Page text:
Nature Finds: Ice Flowers

TACF chapter members are a crucial asset toward our mission to rescue the American chestnut tree. In addition to their invaluable volunteer work, we also appreciate their diverse interests and expertise. For example, Indiana Chapter President Glenn Kotnik is not only passionate about American chestnut restoration, he is also a skilled and knowledgeable nature photographer! Please enjoy the following educational piece by Glenn in which he explains the phenomenon of ice flowers as part of an exhibit for the Lake Hope State Park Nature Center in southeastern Ohio.

Another photo of ice flowers, courtesy of Glenn Kotnik.

“A pleasant surprise on a frosty late autumn or early spring morning!

Ice flowers may be overlooked by a hiker who is not searching for them, they are often hidden by vegetation along trails. Also known as frost flowers, they only form when weather is above freezing and the soil is wet, and there is a sudden hard freeze as the temperature drops. Liquid sap in the roots and lower stems of certain plants begins to freeze and is forced out through cracks in the bases of the stems. As the extruded sap hits the frigid air it immediately freezes into fantastic shapes resembling plant flowers. Indeed ice flowers are not actual flowers of flowering plants, ice flowers are water, ice, that’s all.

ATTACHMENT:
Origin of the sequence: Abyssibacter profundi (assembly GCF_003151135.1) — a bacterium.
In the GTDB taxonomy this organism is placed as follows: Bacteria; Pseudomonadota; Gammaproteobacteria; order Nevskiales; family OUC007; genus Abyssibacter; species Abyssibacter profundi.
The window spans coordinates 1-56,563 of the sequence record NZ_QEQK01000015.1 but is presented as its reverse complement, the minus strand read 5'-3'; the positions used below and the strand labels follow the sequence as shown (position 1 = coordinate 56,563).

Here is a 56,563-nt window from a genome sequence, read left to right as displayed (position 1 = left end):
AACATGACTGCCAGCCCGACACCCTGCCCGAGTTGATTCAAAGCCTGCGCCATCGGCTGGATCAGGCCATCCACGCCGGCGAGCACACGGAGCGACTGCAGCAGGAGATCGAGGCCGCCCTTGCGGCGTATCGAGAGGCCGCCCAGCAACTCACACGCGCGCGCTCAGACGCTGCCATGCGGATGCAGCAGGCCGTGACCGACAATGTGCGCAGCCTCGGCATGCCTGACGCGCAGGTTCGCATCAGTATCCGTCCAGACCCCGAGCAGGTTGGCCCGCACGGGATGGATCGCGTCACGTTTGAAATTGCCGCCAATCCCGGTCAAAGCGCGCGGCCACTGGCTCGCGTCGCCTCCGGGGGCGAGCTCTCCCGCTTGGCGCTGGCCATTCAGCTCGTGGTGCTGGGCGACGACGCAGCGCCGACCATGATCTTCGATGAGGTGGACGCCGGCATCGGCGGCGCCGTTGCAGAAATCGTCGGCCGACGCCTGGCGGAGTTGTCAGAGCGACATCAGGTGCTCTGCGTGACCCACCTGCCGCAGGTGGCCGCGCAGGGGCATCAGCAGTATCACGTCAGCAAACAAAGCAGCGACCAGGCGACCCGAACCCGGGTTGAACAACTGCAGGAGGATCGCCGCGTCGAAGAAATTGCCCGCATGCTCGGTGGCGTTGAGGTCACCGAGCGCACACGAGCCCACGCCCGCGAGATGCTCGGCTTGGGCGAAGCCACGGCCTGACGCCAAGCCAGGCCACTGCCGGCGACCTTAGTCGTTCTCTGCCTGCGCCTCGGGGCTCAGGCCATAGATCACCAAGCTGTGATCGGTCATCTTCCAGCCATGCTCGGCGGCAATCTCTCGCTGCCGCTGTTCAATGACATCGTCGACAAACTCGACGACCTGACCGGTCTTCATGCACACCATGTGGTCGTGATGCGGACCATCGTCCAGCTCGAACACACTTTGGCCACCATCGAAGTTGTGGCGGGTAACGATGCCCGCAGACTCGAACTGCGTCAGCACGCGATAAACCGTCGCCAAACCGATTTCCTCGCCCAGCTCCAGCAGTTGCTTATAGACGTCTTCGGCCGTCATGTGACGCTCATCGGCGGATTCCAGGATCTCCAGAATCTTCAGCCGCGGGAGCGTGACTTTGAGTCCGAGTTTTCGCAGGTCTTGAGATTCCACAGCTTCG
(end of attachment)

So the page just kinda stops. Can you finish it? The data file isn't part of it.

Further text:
‘Certain plants’ is key. In the Midwest and the Zeleski State Forest area, only one plant is known to produce ice flowers: Cunila origanoides, also known as Dittany, a member of the mint family Lamiaceae. Like most members of the mint family, the crushed leaves of Dittany have a wonderful fragrance, very much like oregano or Wild Bergamot, which are also Lamiaceae.

Why are ice flowers limited to just Dittany? To answer this question, I performed microscopy on the dry stems of Dittany. There clearly were longitudinal cracks in the lower stems of Dittany through which sap could be extruded, and in frosty weather the sap could freeze into ribbons of ice, hence ice flowers!

Dittany is easier to spot in the summer when its tiny blue flowers can be seen along woodland trails. Keep the location in mind and return when the plants have tried up and there is a sudden hard freeze, you may be rewarded by the sight of ice flowers.”